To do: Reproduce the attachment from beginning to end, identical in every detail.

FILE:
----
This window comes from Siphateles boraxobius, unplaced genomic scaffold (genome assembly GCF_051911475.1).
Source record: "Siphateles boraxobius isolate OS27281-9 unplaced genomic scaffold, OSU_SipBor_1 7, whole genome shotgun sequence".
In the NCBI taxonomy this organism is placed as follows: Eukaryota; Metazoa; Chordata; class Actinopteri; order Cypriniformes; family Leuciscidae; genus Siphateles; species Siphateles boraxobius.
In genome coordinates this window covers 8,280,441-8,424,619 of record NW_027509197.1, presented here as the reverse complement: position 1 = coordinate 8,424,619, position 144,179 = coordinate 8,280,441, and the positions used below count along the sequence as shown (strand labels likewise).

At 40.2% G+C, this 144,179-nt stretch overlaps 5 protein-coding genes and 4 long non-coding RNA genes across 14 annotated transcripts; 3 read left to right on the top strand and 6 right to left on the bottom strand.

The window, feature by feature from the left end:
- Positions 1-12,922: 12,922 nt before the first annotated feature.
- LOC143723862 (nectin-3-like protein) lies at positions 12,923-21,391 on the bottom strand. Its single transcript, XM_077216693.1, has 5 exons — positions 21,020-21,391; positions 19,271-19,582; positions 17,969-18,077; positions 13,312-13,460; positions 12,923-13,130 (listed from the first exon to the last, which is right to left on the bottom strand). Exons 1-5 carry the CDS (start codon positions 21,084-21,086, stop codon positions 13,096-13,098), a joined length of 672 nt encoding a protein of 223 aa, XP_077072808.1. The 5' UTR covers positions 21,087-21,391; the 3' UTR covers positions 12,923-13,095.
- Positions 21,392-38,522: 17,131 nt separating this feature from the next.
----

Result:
This window comes from Siphateles boraxobius, unplaced genomic scaffold (genome assembly GCF_051911475.1).
Source record: "Siphateles boraxobius isolate OS27281-9 unplaced genomic scaffold, OSU_SipBor_1 7, whole genome shotgun sequence".
In the NCBI taxonomy this organism is placed as follows: Eukaryota; Metazoa; Chordata; class Actinopteri; order Cypriniformes; family Leuciscidae; genus Siphateles; species Siphateles boraxobius.
In genome coordinates this window covers 8,280,441-8,424,619 of record NW_027509197.1, presented here as the reverse complement: position 1 = coordinate 8,424,619, position 144,179 = coordinate 8,280,441, and the positions used below count along the sequence as shown (strand labels likewise).

At 40.2% G+C, this 144,179-nt stretch overlaps 5 protein-coding genes and 4 long non-coding RNA genes across 14 annotated transcripts; 3 read left to right on the top strand and 6 right to left on the bottom strand.

The window, feature by feature from the left end:
- Positions 1-12,922: 12,922 nt before the first annotated feature.
- LOC143723862 (nectin-3-like protein) lies at positions 12,923-21,391 on the bottom strand. Its single transcript, XM_077216693.1, has 5 exons — positions 21,020-21,391; positions 19,271-19,582; positions 17,969-18,077; positions 13,312-13,460; positions 12,923-13,130 (listed from the first exon to the last, which is right to left on the bottom strand). Exons 1-5 carry the CDS (start codon positions 21,084-21,086, stop codon positions 13,096-13,098), a joined length of 672 nt encoding a protein of 223 aa, XP_077072808.1. The 5' UTR covers positions 21,087-21,391; the 3' UTR covers positions 12,923-13,095.
- Positions 21,392-38,522: 17,131 nt separating this feature from the next.